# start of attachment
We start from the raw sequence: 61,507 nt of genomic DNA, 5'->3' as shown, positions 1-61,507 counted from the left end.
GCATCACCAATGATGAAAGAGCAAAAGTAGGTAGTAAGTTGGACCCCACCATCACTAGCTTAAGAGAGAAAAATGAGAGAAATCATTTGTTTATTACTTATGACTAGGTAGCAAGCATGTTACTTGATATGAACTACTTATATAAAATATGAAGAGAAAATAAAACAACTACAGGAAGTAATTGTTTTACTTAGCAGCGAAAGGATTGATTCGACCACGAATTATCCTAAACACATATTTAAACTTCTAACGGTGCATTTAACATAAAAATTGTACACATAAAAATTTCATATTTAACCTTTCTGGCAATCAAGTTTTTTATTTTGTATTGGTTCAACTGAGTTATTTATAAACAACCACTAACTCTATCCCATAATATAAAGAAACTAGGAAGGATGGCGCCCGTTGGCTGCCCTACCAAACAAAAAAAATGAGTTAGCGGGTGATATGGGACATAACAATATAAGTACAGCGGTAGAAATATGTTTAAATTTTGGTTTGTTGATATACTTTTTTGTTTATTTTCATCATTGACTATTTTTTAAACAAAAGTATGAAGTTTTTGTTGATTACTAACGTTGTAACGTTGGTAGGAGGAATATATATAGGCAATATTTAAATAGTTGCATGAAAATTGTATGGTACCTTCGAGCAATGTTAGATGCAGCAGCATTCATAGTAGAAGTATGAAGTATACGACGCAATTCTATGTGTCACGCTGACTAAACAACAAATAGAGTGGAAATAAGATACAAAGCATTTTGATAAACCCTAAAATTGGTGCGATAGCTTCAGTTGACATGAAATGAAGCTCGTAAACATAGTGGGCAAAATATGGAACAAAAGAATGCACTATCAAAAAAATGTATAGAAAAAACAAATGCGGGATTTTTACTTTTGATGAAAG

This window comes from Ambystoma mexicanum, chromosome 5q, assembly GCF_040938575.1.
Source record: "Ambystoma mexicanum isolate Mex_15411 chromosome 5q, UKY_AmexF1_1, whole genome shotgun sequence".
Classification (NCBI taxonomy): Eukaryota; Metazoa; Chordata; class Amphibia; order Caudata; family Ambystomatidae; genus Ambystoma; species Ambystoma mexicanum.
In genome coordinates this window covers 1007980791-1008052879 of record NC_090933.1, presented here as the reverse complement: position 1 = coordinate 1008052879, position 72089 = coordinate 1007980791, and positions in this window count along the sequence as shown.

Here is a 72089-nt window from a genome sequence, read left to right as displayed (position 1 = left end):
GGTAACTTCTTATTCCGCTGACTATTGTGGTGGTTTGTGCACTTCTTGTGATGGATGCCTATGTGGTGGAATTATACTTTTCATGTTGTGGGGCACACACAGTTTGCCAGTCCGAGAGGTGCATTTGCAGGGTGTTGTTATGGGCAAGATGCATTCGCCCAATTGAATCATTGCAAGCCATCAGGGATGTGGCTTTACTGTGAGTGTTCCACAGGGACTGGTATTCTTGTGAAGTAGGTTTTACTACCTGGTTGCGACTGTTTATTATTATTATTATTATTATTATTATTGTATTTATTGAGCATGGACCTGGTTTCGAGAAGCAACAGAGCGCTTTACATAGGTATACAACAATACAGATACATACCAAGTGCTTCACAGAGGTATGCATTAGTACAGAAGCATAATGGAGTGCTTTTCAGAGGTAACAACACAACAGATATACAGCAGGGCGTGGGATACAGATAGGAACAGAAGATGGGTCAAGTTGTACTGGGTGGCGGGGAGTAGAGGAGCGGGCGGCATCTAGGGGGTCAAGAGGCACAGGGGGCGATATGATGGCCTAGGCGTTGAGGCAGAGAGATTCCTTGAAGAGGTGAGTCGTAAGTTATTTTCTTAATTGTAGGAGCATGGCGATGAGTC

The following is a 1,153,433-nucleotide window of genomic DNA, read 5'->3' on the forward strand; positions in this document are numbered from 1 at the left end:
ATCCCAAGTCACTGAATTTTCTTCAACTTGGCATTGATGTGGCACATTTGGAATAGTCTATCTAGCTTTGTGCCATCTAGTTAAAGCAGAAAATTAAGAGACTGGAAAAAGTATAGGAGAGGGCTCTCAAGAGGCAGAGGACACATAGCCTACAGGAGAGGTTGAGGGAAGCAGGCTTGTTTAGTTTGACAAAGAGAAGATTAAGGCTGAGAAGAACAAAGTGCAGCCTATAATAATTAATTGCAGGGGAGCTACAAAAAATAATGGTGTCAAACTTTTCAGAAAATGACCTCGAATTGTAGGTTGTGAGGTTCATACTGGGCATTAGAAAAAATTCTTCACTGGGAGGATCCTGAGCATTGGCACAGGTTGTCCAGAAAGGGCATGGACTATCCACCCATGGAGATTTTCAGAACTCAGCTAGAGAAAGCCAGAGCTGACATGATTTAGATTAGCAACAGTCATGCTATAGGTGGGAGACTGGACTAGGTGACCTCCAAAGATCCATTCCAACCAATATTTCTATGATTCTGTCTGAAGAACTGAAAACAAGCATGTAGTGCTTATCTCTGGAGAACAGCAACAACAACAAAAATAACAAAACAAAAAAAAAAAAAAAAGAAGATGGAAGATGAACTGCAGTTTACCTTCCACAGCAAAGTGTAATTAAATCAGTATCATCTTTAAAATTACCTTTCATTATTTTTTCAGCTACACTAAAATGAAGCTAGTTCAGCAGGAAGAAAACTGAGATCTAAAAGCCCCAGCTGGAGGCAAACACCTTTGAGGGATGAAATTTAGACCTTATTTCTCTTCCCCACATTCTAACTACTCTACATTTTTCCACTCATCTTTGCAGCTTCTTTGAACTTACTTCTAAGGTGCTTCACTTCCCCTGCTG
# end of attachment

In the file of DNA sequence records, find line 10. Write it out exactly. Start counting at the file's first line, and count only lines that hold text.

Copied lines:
ATCCCAAGTCACTGAATTTTCTTCAACTTGGCATTGATGTGGCACATTTGGAATAGTCTATCTAGCTTTGTGCCATCTAGTTAAAGCAGAAAATTAAGAGACTGGAAAAAGTATAGGAGAGGGCTCTCAAGAGGCAGAGGACACATAGCCTACAGGAGAGGTTGAGGGAAGCAGGCTTGTTTAGTTTGACAAAGAGAAGATTAAGGCTGAGAAGAACAAAGTGCAGCCTATAATAATTAATTGCAGGGGAGCTACAAAAAATAATGGTGTCAAACTTTTCAGAAAATGACCTCGAATTGTAGGTTGTGAGGTTCATACTGGGCATTAGAAAAAATTCTTCACTGGGAGGATCCTGAGCATTGGCACAGGTTGTCCAGAAAGGGCATGGACTATCCACCCATGGAGATTTTCAGAACTCAGCTAGAGAAAGCCAGAGCTGACATGATTTAGATTAGCAACAGTCATGCTATAGGTGGGAGACTGGACTAGGTGACCTCCAAAGATCCATTCCAACCAATATTTCTATGATTCTGTCTGAAGAACTGAAAACAAGCATGTAGTGCTTATCTCTGGAGAACAGCAACAACAACAAAAATAACAAAACAAAAAAAAAAAAAAAAGAAGATGGAAGATGAACTGCAGTTTACCTTCCACAGCAAAGTGTAATTAAATCAGTATCATCTTTAAAATTACCTTTCATTATTTTTTCAGCTACACTAAAATGAAGCTAGTTCAGCAGGAAGAAAACTGAGATCTAAAAGCCCCAGCTGGAGGCAAACACCTTTGAGGGATGAAATTTAGACCTTATTTCTCTTCCCCACATTCTAACTACTCTACATTTTTCCACTCATCTTTGCAGCTTCTTTGAACTTACTTCTAAGGTGCTTCACTTCCCCTGCTG